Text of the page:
Yes, and hopefully you weren’t discriminating before. New laws passed by the European Parliament mean that legis-lation on discrimination at work now includes discrimination based on sexual orientation. But most third-sector bodies would regard such discrimination as absurd, even without legal changes. We know that a diverse workforce makes good business sense and increases our effectiveness as organisations.
You certainly must review your policies to ensure that all of your practices in this area don’t discriminate, including reviewing whether your policies cover religion and age. And it is always sensible to have a regular review of your policies to ensure they keep up with legal changes and good practice.
Stonewall, an organisation that campaigns for gay, lesbian and bisexual people, offers advice and support to organisations that want to update their policies and practices. They also run a Diversity Champions programme through which they work with the employers of almost 3 million people. Stonewall has pointed out that by 2011, fewer than one in five workers in the UK will be white, male, under 35, heterosexual and not disabled. This rather stark statistic makes it clear that diversity is important not just because it is right morally but also because it can help in recruiting, retaining and motivating the best talents. You can read Stonewall’s guidance at www.stonewall.org.uk/stonewall/ but perhaps the most pertinent points for all third sector bodies can be summed up as follows: 1. building a culture of respect at work and with our clients and users 2. recruiting and selecting fairly – including volunteers 3. tackling harassment 4. reviewing policies on pay and conditions to ensure no discrimination 5. having effective performance processes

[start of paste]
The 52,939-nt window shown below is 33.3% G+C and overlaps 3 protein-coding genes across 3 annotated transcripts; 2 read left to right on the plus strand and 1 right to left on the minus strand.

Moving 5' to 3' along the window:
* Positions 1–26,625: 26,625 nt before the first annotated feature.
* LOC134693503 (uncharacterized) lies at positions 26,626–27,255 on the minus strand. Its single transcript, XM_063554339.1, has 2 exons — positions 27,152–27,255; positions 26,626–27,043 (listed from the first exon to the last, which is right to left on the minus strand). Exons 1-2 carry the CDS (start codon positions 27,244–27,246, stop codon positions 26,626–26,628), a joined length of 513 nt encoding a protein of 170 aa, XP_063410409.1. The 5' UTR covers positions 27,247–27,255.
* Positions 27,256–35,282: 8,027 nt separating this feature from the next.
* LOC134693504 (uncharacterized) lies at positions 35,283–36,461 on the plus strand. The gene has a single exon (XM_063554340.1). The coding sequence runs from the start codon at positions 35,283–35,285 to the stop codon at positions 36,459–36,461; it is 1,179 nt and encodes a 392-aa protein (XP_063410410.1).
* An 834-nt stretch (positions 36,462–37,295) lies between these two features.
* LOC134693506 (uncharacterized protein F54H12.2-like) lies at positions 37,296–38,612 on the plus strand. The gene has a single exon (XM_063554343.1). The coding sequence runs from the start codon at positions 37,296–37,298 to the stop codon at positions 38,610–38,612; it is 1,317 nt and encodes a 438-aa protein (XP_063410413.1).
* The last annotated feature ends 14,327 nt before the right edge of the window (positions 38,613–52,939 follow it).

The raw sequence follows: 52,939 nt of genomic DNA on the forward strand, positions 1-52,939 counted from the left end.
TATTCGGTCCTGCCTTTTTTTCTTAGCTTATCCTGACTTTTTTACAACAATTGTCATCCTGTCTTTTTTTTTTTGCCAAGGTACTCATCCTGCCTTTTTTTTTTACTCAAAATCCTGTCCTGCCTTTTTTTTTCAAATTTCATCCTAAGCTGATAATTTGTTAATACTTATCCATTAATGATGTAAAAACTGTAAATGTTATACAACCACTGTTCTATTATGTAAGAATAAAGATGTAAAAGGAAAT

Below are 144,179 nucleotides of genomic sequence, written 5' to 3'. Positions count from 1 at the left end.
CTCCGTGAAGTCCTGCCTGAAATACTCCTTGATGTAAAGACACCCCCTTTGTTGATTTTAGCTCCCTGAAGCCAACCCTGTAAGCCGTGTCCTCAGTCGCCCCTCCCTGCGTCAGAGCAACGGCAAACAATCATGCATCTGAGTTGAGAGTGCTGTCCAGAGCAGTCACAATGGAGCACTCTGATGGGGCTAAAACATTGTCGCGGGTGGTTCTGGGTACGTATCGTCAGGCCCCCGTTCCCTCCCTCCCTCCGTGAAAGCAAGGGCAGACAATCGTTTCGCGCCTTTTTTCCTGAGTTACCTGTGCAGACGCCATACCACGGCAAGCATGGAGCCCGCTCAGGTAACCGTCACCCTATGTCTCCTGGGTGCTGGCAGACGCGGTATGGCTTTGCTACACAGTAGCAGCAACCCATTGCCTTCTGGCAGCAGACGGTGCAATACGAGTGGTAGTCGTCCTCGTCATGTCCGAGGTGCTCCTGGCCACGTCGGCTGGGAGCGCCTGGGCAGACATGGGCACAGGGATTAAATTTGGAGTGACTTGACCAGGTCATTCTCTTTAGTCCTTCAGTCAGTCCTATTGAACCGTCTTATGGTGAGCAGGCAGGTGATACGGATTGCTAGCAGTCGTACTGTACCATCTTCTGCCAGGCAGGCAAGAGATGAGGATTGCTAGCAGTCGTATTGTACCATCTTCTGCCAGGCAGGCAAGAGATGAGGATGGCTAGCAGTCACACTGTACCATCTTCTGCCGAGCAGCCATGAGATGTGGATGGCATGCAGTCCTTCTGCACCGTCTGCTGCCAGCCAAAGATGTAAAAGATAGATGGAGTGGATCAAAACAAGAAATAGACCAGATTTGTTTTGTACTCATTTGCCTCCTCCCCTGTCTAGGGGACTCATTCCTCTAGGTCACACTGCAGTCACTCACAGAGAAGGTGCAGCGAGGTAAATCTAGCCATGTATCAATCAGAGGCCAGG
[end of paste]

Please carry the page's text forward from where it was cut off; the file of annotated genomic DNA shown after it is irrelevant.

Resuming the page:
So it is about encouraging a culture that welcomes diversity. The recent cases of discrimination in the City show the reputational risk of not having effective policy and implementation. And, while organisations have moved a long way to ensure equal opportunities for women, disabled and black employees, this has not always extended to gay people.
For legal advice, read the Acas booklet, Sexual Orientation and the Workplace.
Stephen Bubb is chief executive of the Association of Chief Executives of Voluntary Organisations (Acevo).